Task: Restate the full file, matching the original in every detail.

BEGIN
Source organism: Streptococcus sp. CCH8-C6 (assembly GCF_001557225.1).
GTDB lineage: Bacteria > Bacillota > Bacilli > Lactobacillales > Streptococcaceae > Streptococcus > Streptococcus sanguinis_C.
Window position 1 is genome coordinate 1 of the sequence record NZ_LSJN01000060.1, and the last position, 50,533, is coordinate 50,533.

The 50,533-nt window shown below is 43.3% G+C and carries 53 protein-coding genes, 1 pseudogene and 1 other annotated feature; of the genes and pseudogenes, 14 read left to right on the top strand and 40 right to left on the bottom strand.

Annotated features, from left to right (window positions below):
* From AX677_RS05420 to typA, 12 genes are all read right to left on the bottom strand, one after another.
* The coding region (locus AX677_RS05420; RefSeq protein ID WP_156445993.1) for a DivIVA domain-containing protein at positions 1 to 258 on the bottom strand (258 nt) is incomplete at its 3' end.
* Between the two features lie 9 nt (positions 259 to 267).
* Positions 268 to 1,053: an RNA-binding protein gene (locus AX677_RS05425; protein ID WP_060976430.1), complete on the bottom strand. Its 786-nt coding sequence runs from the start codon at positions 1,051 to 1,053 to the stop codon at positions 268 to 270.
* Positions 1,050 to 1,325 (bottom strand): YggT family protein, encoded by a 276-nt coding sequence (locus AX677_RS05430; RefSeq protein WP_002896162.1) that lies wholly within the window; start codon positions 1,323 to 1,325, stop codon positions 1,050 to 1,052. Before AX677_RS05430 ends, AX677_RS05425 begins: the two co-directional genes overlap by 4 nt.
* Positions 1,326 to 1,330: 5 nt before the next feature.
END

Source organism: Streptococcus sp. CCH8-C6 (assembly GCF_001557225.1).
GTDB lineage: Bacteria > Bacillota > Bacilli > Lactobacillales > Streptococcaceae > Streptococcus > Streptococcus sanguinis_C.
Window position 1 is genome coordinate 1 of the sequence record NZ_LSJN01000060.1, and the last position, 50,533, is coordinate 50,533.

The 50,533-nt window shown below is 43.3% G+C and carries 53 protein-coding genes, 1 pseudogene and 1 other annotated feature; of the genes and pseudogenes, 14 read left to right on the top strand and 40 right to left on the bottom strand.

Annotated features, from left to right (window positions below):
* From AX677_RS05420 to typA, 12 genes are all read right to left on the bottom strand, one after another.
* The coding region (locus AX677_RS05420; RefSeq protein ID WP_156445993.1) for a DivIVA domain-containing protein at positions 1 to 258 on the bottom strand (258 nt) is incomplete at its 3' end.
* Between the two features lie 9 nt (positions 259 to 267).
* Positions 268 to 1,053: an RNA-binding protein gene (locus AX677_RS05425; protein ID WP_060976430.1), complete on the bottom strand. Its 786-nt coding sequence runs from the start codon at positions 1,051 to 1,053 to the stop codon at positions 268 to 270.
* Positions 1,050 to 1,325 (bottom strand): YggT family protein, encoded by a 276-nt coding sequence (locus AX677_RS05430; RefSeq protein WP_002896162.1) that lies wholly within the window; start codon positions 1,323 to 1,325, stop codon positions 1,050 to 1,052. Before AX677_RS05430 ends, AX677_RS05425 begins: the two co-directional genes overlap by 4 nt.
* Positions 1,326 to 1,330: 5 nt before the next feature.